There's three ways it can be done:

1) Use the definition of the Taylor series at #x=a#:

#f(a)+f'(a)(x-a)+\frac{f''(a)}{2!}(x-a)^2+\frac{f'''(a)}{3!}(x-a)^3+\cdots#.

In the present example, #f'(x)=1-3x^2#, #f''(x)=-6x#, #f'''(x)=-6#, and all higher-order derivatives are zero. Since #f(-3)=24#, #f'(-3)=-26#, #f''(-3)=18#, #f'''(-3)=-6#, and all higher derivatives are zero, the answer is:

#24-26(x+3)+9(x+3)^2-(x+3)^3#, and this does indeed equal #f(x)=x-x^3# for all #x#.

2) You could do a change-of-variables that has the effect of translating the origin to the left by 3 units: #u=x+3# so that #x=u-3#. The coefficients of #f(u-3)# as a Taylor series centered at #u=0# would be the same coefficients of #f(x)# as a Taylor series centered at #x=-3#. Here's the expansion calculation:

#f(u-3)=(u-3)-(u-3)^3=u-3-(u^3-9u^2+27u-27)=24-26u+9u^2-u^3#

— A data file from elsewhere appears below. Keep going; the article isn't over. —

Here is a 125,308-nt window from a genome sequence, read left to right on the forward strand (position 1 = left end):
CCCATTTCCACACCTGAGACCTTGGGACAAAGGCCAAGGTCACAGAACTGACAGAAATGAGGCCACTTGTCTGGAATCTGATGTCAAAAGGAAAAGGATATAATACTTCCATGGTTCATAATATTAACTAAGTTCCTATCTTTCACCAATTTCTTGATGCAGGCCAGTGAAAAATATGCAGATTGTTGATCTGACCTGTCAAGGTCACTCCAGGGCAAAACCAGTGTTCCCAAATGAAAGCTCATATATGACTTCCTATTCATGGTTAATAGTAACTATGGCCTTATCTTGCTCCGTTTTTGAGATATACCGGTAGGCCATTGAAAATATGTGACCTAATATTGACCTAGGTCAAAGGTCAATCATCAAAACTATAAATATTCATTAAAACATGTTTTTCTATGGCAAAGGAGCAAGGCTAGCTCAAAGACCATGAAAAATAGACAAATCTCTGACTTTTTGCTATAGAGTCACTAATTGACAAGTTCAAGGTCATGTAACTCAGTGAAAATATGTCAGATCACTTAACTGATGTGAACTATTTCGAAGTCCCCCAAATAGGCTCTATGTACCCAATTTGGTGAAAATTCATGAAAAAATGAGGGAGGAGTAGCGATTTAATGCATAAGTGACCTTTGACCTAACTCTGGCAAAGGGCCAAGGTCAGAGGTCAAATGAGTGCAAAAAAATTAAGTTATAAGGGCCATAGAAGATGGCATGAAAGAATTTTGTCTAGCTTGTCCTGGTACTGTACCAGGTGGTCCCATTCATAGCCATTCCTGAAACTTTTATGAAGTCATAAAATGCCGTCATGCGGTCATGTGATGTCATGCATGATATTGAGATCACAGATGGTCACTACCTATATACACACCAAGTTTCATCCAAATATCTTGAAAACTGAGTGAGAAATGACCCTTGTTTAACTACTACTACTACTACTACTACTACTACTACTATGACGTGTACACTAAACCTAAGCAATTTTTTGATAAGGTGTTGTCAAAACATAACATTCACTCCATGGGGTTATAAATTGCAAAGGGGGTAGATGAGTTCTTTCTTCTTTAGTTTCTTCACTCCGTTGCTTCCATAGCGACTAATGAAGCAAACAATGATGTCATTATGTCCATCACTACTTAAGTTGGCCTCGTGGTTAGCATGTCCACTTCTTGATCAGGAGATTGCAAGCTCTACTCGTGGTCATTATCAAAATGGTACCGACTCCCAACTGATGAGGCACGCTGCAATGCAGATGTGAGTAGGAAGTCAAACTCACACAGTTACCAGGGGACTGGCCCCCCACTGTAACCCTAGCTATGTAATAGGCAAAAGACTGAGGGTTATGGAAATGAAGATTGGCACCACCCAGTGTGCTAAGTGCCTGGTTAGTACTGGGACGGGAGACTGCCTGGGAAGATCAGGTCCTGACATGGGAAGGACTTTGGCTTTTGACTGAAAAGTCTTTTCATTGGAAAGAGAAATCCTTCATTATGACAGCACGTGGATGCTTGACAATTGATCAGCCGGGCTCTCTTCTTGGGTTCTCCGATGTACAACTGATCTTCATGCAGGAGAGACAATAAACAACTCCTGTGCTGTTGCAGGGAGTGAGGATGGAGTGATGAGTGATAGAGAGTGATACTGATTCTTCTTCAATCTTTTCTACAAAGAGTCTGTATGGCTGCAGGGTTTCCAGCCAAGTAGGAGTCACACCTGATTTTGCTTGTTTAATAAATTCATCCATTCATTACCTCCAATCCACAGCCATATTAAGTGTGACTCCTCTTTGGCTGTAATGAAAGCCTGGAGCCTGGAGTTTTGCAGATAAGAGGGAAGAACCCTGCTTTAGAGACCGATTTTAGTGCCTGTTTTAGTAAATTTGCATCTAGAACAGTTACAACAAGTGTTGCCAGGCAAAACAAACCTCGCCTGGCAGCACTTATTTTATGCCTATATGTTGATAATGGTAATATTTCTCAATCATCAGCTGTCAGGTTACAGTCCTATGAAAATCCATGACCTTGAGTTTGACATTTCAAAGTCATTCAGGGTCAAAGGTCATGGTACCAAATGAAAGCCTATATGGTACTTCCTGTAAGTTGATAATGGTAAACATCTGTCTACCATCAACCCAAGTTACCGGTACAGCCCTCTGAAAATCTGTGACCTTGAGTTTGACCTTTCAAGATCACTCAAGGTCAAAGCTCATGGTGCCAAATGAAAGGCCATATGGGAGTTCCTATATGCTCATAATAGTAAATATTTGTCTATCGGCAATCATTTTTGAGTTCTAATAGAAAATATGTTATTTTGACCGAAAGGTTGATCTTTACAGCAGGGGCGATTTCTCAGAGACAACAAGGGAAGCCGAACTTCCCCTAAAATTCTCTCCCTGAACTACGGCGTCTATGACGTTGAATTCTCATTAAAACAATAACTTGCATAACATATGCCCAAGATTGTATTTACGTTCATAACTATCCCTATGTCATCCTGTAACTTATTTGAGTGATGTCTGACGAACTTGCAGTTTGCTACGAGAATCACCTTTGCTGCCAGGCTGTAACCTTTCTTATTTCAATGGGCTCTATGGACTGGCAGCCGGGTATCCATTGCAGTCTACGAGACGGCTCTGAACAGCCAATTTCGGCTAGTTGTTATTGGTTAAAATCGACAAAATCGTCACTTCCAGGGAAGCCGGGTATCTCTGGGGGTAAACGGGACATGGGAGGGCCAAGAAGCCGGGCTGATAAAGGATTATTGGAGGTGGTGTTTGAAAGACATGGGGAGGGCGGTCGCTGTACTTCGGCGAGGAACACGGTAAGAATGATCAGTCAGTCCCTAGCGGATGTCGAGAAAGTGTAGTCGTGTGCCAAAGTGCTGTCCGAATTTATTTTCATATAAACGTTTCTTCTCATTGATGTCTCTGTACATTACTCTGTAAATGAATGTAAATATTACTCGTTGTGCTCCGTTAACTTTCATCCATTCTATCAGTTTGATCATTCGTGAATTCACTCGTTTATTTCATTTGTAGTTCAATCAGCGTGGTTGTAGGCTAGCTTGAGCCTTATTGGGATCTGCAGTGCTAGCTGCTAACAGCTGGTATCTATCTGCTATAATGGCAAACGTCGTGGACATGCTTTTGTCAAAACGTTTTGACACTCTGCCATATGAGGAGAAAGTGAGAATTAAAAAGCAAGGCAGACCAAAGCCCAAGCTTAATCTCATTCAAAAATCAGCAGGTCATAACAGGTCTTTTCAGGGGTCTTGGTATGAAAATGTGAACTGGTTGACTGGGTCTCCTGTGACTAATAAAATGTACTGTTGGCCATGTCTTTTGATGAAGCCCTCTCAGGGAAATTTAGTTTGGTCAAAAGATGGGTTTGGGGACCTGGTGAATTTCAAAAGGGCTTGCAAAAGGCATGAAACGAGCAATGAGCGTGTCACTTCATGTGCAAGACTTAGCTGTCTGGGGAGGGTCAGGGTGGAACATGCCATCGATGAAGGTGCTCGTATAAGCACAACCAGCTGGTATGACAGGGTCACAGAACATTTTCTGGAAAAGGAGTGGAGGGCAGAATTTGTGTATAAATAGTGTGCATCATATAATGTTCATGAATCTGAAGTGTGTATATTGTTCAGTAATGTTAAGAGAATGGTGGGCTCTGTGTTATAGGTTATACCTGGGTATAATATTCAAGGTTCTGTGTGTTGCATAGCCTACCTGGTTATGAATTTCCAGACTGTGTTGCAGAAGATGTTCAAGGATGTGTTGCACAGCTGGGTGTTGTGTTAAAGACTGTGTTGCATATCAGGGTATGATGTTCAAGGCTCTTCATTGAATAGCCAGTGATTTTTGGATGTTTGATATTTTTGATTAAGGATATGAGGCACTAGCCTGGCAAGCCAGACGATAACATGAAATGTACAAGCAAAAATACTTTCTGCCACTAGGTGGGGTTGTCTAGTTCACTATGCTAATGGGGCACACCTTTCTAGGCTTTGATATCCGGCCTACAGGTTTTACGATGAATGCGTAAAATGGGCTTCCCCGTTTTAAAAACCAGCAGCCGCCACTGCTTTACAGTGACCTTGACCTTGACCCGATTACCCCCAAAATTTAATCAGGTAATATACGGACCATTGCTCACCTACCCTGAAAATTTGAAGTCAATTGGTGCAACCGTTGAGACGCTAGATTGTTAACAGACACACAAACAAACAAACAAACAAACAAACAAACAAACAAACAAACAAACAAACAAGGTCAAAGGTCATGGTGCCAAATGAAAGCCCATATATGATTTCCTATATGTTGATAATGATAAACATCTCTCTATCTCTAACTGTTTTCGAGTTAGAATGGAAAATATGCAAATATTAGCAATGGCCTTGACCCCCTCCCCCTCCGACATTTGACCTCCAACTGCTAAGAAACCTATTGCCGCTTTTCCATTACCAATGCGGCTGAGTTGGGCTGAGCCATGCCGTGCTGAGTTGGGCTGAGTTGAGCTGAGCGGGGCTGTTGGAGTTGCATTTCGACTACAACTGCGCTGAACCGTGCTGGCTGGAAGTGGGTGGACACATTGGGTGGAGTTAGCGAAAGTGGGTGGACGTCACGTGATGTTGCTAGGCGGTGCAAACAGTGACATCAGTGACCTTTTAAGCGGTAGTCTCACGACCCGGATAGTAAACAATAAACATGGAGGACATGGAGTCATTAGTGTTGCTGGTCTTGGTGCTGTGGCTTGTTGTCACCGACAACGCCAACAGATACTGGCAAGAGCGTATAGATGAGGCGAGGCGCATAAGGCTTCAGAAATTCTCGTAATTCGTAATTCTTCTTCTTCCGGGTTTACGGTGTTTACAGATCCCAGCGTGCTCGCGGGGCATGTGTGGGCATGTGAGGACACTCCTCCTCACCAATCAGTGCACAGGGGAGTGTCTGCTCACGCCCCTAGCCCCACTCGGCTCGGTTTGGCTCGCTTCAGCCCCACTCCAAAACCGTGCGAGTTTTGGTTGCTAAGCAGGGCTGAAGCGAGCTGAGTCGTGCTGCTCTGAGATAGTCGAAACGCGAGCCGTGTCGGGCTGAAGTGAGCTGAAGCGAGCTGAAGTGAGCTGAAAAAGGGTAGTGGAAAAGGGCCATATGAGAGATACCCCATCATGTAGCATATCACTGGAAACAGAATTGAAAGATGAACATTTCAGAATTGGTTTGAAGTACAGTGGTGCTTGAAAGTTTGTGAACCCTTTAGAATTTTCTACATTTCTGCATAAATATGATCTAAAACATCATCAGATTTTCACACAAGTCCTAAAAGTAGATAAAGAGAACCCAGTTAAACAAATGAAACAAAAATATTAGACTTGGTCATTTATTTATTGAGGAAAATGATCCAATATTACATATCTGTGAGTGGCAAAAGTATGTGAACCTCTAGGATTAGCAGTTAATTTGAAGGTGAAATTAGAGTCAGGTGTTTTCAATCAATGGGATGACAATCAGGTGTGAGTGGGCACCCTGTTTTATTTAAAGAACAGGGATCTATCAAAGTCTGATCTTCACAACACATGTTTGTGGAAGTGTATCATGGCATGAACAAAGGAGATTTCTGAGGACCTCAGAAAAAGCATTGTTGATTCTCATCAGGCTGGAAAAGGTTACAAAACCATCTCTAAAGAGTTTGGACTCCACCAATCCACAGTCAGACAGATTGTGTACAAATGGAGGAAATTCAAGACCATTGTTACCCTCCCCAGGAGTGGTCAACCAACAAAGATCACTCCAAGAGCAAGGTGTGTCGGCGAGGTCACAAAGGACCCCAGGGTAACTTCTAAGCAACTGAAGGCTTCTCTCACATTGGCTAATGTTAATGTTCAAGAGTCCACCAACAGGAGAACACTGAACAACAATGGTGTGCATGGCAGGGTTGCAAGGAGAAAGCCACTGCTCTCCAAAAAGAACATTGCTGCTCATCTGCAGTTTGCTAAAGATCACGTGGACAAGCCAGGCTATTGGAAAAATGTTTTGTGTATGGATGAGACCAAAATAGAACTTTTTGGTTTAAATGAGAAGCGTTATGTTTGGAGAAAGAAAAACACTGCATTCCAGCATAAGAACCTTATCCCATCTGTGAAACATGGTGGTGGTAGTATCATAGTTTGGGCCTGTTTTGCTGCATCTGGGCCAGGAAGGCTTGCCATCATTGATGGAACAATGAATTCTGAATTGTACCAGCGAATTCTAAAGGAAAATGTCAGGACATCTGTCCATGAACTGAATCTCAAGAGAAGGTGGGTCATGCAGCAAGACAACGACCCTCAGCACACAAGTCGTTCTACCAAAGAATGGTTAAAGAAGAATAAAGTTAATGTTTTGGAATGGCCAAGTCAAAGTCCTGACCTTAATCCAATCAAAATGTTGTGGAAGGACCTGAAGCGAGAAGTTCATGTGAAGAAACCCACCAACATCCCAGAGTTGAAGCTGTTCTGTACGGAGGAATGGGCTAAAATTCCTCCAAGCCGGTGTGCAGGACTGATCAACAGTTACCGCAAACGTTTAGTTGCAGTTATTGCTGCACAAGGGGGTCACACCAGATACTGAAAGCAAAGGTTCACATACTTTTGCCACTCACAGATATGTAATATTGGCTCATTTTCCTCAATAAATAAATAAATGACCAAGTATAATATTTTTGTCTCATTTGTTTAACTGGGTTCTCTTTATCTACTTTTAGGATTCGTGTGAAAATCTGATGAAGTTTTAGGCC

Hence, #f(x)=24-26(x+3)+9(x+3)^2-(x+3)^3#.

3) You could realize that since #f(x)=x-x^3# is cubic, its Taylor series about any point will be cubic as well. In particular, about #x=-3# it will be of the form #a+b(x+3)+c(x+3)^2+d(x+3)^3#. You can then expand this out:

#a+bx+3b+cx^2+6cx+9c+dx^3+9dx^2+27dx+27d=
(a+3b+9c+27d)+(b+6c+27d)x+(c+9d)x^2+dx^3#

Set these coefficients equal to the corresponding coefficients of #x-x^3# to get a system of 4 equations and 4 unknowns: #d=-1#, #c+9d=0#, #b+6c+27d=1#, and #a+3b+9c+27d=0#. This system is already in "triangular form" (if your form the corresponding matrix ) and is easily solved by "back substitution": #d=-1#, #c=-9d=9#, #b=1-6c-27d=1-54+27=-26#, and #a=-3b-9c-27d=78-81+27=24# to get the same answer: #24-26(x+3)+9(x+3)^2-(x+3)^3#.